Deliberate Practice
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Acing Deliberate Practice in Your 20s (What It Is and Why It Matters)

You’re frustrated. You just want to… break something.

You’ve been trying to get better at a skill. Repetition.

You’ve been putting in hours but you’ve…plateaued. You want to give up. You just want to stop feeling like you’re going to punch the wall.

Let me let you in on a little “secret”.

Some hours are better than others.


Welcome to the world of deliberate practice. Deliberate practice is what separates the amateurs from the pros.

It’s VERY important, but more so while you’re young – namely in your 20s.

Nothing good happens after midnight (except deliberate practice).

Some hours are better than others. The hours you dedicate towards deliberate practice, that is.

It’s simply this: concentrated effort to strengthen weak areas of a certain skill.

That’s what I’d tell someone if they asked me in a conversation.

This definition is very deceptive however…because when people think of “skills”, they think of something like basketball or playing the violin. In actuality, a skill is just the ability to do something.

You can be skilled at chopping wood or chopping air… it’s all the same.

A skill can be something as simple as brushing your teeth… or driving, which is more complex. When the definition of “skill” is widened, to the small little things we do that makes up our day, to the big overarching parts – we can start to see why deliberate practice is so important.

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Deliberate Practice and the 20-something brain (why should I care about it?)

The brain of an average adult doesn’t stop growing until sometime in the mid-20s.

The prefrontal cortex (the area where decisions are made) is still solidifying up until you’re 25. The twentysomething brain is still firing off all sorts of neural connections, strengthening the most used ones and pruning away the unused ones. This process takes place quite rapidly in the teenage years…but it’s still going on in the 20s, making it a prime time for growth. Meg Jay talks about this very passionately in her book The Defining Decade, a book I’d urge all people in their 20s to check out.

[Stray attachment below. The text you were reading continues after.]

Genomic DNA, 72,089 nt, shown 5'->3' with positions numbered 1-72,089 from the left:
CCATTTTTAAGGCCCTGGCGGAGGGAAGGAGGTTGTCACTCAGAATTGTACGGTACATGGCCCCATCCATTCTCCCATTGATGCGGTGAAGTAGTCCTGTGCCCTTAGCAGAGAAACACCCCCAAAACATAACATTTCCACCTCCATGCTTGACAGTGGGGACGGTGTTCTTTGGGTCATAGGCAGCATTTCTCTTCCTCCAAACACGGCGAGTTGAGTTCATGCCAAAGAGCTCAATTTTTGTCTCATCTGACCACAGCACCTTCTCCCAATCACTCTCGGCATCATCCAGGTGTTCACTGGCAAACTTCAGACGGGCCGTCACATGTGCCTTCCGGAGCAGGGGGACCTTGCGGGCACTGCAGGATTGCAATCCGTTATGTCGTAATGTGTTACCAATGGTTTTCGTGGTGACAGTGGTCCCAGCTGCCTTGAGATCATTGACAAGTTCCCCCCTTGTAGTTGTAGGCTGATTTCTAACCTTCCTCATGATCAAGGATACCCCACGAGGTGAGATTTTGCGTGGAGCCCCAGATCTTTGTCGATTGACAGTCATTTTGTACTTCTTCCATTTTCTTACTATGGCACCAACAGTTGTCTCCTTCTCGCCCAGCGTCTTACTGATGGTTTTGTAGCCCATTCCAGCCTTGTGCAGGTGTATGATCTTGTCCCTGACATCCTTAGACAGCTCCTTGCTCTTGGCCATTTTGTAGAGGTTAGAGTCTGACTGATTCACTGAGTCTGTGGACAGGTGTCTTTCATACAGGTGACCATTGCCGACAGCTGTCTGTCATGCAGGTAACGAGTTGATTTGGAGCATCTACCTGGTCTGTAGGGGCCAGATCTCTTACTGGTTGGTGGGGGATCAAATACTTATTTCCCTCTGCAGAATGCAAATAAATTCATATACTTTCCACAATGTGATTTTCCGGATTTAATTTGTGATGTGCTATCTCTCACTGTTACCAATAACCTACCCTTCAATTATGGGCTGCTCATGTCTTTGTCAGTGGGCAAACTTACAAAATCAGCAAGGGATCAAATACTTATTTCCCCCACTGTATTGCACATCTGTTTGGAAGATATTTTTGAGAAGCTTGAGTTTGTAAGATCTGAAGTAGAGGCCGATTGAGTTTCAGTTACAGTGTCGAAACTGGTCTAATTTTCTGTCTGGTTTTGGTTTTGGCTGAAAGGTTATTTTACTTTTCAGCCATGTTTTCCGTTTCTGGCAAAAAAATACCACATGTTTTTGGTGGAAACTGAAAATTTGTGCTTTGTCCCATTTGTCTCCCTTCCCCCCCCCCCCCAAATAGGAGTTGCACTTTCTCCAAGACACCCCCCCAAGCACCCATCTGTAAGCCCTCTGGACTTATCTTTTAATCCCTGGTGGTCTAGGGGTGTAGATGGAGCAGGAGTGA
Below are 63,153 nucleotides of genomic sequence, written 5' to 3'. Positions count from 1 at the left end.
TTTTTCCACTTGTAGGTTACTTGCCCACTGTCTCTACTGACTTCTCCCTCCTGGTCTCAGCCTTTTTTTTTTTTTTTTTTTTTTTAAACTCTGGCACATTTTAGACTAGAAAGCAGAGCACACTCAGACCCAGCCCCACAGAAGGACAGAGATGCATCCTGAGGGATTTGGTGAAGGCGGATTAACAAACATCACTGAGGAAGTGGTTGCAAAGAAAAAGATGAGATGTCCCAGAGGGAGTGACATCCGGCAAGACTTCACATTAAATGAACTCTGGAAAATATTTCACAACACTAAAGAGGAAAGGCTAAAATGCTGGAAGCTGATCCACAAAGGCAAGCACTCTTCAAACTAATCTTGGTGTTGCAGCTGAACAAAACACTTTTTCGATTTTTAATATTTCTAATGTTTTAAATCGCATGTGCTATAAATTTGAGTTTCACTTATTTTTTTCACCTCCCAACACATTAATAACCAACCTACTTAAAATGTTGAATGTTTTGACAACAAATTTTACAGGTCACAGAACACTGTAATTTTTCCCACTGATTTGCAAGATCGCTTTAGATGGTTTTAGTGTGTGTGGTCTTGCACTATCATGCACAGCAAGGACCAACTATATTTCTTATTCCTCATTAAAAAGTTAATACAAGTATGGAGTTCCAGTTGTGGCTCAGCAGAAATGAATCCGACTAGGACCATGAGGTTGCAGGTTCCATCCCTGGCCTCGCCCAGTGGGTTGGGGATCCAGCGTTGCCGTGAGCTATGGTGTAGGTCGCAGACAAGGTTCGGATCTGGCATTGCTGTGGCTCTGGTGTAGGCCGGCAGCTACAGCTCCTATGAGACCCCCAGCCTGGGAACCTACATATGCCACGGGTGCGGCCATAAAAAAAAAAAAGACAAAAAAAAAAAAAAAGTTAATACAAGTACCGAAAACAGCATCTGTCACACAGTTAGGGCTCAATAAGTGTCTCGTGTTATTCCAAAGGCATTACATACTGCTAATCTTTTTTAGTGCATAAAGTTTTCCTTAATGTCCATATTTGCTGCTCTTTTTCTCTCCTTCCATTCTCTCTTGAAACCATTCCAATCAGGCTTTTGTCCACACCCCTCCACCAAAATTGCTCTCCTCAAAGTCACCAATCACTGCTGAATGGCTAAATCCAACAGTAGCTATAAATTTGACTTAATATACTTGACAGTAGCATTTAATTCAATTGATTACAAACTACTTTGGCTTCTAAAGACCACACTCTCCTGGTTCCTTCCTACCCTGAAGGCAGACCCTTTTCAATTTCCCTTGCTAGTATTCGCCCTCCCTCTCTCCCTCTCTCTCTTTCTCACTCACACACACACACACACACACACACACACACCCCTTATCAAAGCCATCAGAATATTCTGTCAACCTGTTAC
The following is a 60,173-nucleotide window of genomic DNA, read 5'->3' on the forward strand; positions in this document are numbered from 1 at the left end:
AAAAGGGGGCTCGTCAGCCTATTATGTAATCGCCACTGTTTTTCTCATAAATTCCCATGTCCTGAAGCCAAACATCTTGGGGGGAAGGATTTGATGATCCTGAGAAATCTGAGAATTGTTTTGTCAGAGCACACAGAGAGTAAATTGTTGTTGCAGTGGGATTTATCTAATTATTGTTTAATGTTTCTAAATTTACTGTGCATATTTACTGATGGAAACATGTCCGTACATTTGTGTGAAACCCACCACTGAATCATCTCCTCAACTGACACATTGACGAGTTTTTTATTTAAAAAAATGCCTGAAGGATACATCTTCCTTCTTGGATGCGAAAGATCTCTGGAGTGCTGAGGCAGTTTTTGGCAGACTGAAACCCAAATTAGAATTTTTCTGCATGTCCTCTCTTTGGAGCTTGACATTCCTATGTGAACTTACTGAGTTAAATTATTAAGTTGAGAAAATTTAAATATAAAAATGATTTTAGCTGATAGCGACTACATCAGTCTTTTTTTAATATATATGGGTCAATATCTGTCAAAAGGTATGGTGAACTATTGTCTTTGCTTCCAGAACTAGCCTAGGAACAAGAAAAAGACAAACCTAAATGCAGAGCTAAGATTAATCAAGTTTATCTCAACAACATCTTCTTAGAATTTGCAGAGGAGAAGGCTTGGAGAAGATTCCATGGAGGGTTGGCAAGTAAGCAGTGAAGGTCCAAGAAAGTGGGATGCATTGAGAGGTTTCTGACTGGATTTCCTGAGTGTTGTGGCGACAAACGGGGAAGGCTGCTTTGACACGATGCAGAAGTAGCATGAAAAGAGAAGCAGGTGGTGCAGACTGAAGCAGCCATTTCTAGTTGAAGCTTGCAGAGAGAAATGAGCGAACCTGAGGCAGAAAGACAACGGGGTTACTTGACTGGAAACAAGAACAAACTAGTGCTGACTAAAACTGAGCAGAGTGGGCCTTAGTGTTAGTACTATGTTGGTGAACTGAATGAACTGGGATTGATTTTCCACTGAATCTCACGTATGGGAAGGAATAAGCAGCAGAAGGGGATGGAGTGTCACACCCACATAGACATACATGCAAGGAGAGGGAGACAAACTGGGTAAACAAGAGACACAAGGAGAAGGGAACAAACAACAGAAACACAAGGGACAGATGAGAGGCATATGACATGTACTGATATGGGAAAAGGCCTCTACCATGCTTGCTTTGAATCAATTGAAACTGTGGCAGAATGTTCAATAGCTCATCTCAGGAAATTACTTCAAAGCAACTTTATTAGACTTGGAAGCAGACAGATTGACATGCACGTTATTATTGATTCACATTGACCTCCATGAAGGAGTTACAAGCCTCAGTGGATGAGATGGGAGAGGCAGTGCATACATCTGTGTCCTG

We all know that habits are a real bitch to break. Well guess what?

As you get older, it gets even harder.

When it comes to a bad habit, you’ll hear people say “It’s just the way I am”. In a sense – they’re right.

The synaptic pathways that govern a certain habit have are coated in a substance called “myelin”. Myelin makes the particular pathway governing that habit fire faster, requiring less conscious thought. It has literally become part of the person.

These habits CAN be broken…but it takes a lot of pain to unlearn decades of solidified habits.

We can skip all this pain and go straight to the best way to set in good habits: deliberate practice.

And the best time to engage in deliberate practice is NOW.

But first, I’d like to clear the air a bit:

Inborn Talent Is a Myth

In Talent is OverratedGeoff Colvin dispells the myth that talent is inborn or inherent in highly acclaimed individuals in a field.

“Mozart’s first work regarded today as a masterpiece, with its status confirmed by the number of recordings available, is his Piano Concerto No. 9, composed when he was twenty-one. That’s certainly an early age, but we must remember that by then Wolfgang had been through eighteen years of extremely hard, expert training.”

Mozart was talented, yes. But he started early. REAL early. He also had a father that was a musician himself. Did he get his “10,000 hours” or deliberate practice in? Definitely.

What if he didn’t didn’t practice in a deliberate manner? Would he be Mozart? Definitely not.